Workplace Wellbeing by Design is a week-long online event during London Design Festival week, 14-18 September, which explores the complex relationship between design and wellbeing in the workplace.
Design and architecture luminaries Thomas Heatherwick, Ab Rogers and HOK’s senior director of workplace Kay Sargent rub shoulders with corporate heavyweights such as Bruce Daisley, the man who developed Twitter for Europe, Africa and the Middle East, Cees van der Spek, the communications director of state-of-the-art smart buildings the EDGE, and globally influential workplace theorist Professor Jeremy Myerson of the Helen Hamlyn Centre at the Royal College of Art and the Worktech Academy.
Biometrician and ‘Chief Neuroticism Officer’ Nikita Mikhailov discusses new data-driven biometric techniques for employers and employees, while Martin Dinov, creator of Maaind, uses his deep domain expertise in artificial intelligence, neuroscience, biology and bioinformatics to outline how AI can be harnessed for workplace wellbeing.
The five separate 75-minute sessions on each of the days, starting every day at 3pm BST, are themed around the major issues of workplace design – all of which are being driven not only by digital technologies and changes in work itself, its meanings and the attitudes that define it, but also of course the impact of the Covid-19 pandemic.
Never before have we seen such certain uncertainty amidst a rash of conflicting and overlapping analyses. Each session will be hosted by me – author and design commentator Aidan Walker.
Day One, the Well Workplace
Deals with design for wellbeing in and of itself, for which there is no better exemplar than Maggie’s Centres. Chief executive Laura Lee explains the organisation’s architectural philosophy and designers Heatherwick and Rogers take us through their latest work for Maggie’s.
Day Two focuses on the Smart Workplace
Led by Dinov and his profound insights into the benefits – and downsides – of AI in personal wellbeing, while van der Spek uncovers the ideas behind the brief for the existing EDGE project in Amsterdam and the new one at London Bridge. People have been talking about – and designing for – psychological diversity, as well as the individual’s control over their physical environment for a generation now. Sensor technology has given a whole new meaning to the smart building and the impact of artificial intelligence is just around the corner. It’s time to take stock and Covid-19 has added currency and urgency to the discussion.
Day Three, the Human / Humane Workplace
Kicks off with the unique and refreshing vision of Andy Swann, whose book The Human Workplace is a standard text for anyone engaged in interior and behavioural design. He is joined by architect Giuseppe Boscherini, ‘Chief Neuroticism Officer’ Nikita Mikhailov and Chapmanbdsp director Ian Duncombe to discuss Psychosocially Supportive Design.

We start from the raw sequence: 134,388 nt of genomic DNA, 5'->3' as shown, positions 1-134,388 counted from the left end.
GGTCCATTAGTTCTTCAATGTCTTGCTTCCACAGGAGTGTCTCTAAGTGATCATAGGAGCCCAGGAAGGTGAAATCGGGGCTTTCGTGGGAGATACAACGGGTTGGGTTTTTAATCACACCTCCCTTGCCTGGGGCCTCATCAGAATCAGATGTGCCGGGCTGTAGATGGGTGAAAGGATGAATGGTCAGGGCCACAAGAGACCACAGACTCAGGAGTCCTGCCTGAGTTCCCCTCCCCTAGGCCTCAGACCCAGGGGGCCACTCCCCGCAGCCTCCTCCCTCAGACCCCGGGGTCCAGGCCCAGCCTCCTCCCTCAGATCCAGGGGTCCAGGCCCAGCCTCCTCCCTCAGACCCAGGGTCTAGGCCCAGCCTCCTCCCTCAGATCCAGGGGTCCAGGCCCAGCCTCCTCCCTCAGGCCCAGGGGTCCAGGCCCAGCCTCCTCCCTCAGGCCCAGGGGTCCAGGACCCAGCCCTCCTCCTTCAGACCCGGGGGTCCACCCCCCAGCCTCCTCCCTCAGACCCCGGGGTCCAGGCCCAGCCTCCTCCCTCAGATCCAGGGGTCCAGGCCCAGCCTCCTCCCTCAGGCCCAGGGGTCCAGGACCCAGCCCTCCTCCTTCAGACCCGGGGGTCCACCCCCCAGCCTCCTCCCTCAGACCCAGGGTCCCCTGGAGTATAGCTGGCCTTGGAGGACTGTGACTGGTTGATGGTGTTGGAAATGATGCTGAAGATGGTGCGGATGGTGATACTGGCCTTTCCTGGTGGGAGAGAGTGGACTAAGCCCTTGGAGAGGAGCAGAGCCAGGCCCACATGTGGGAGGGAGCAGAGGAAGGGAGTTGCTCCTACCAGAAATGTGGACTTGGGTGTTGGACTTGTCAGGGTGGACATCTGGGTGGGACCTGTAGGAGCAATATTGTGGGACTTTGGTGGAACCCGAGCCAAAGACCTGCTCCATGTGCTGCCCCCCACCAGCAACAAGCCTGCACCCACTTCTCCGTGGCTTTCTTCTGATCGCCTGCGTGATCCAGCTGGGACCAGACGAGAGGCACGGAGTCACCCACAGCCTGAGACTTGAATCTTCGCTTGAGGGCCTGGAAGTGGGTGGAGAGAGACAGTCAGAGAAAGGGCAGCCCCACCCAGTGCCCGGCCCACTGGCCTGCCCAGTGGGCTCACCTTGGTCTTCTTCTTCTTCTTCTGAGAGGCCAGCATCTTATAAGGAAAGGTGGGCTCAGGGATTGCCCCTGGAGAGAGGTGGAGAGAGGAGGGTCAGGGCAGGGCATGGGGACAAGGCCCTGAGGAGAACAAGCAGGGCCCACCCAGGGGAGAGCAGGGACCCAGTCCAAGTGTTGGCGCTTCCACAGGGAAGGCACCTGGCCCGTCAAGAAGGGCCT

Day Four concentrates on Creativity, Productivity and Diversity
Led by HOK’s Kay Sargent explaining the practice’s sophisticated understanding of how to design for people right across the neuro-divergence spectrum, it calls on Ricoh facilities Workplace Services Director Simone Fenton-Jarvis and Moreysmith principal Linda Morey Burrows, CBRE’s Kate Davies and Art Acumen CEO Catherine Thomas to figure out where creativity ends and productivity starts – and if there is a difference, does it matter?
Day Five simply considers the Future of Work
Which is of course no simple matter. Professor Jeremy Myerson, long established as the lead thinker in this context, delivers the keynote, which then fuels and feeds the thought processes of Dr. Mike O’Neill, Haworth’s lead in Global Workplace Research, and Guy Smith, former design director of WeWork.
All sessions end with panel discussions and Q&A, and on each day an online poll will be held canvassing the opinions of the audience.
The conference, is organised by the creators of the MAD World Summit with Dezeen as the media partner.
Registration is £25 for all five sessions, with profits donated to cancer support charity Maggie’s.
For the full agenda, visit the event’s website.
About the author
Aidan Walker is Programme Director, Workplace Wellbeing by Design
Aidan’s MA in History from Cambridge University was a highly appropriate education, he claims, for his ‘first career’ in furniture design and cabinetmaking – itself an admirable preparation for 20 years of writing for, editing and directing design magazines. He has editorially directed almost all the professional UK design magazines, including FX, Blueprint, Design, Grand Designs, icon and onoffice. As Fellow of the Royal Society of Arts and director of Aidan Walker Associates, he now creates, curates, presents and chairs conference and seminar programmes such as ‘Art for Tomorrow’ for The New York Times and the conference programmes for the London Design Festival’s Global Design Forum, Design Shanghai, Design China Beijing, Grand Designs Live and Workplace Wellbeing by Design. He is also Content Director of culture travel channel Leading Culture Destinations and its related awards scheme.
Aidan has practised Hatha Yoga, including a spell teaching, all his adult life, and in his 20s spent six years as a fully dedicated member of the Brahma Kumaris, living and teaching the principles of Raja Yoga – 100% celibacy, 4am meditation 365 days a year, ‘in the world but not of it’. This led to the publication of his book ‘The Ecology of the Soul – Peace, Power and Personal Growth for Real People in the Real World’ in 2016. His new book ‘Furniture in Architecture: Luke Hughes & Arts & Crafts in the Digital Age’ is published in April 2020, and he is working on ‘Mindful Design – Principles and Practice’, combining his experience in the creative and professional world with a lifetime of meditation and mindfulness – long before it was fashionable.
Aidan lives in rural Sussex with his family, his dog, his Ducati racing motorbike and his guitars.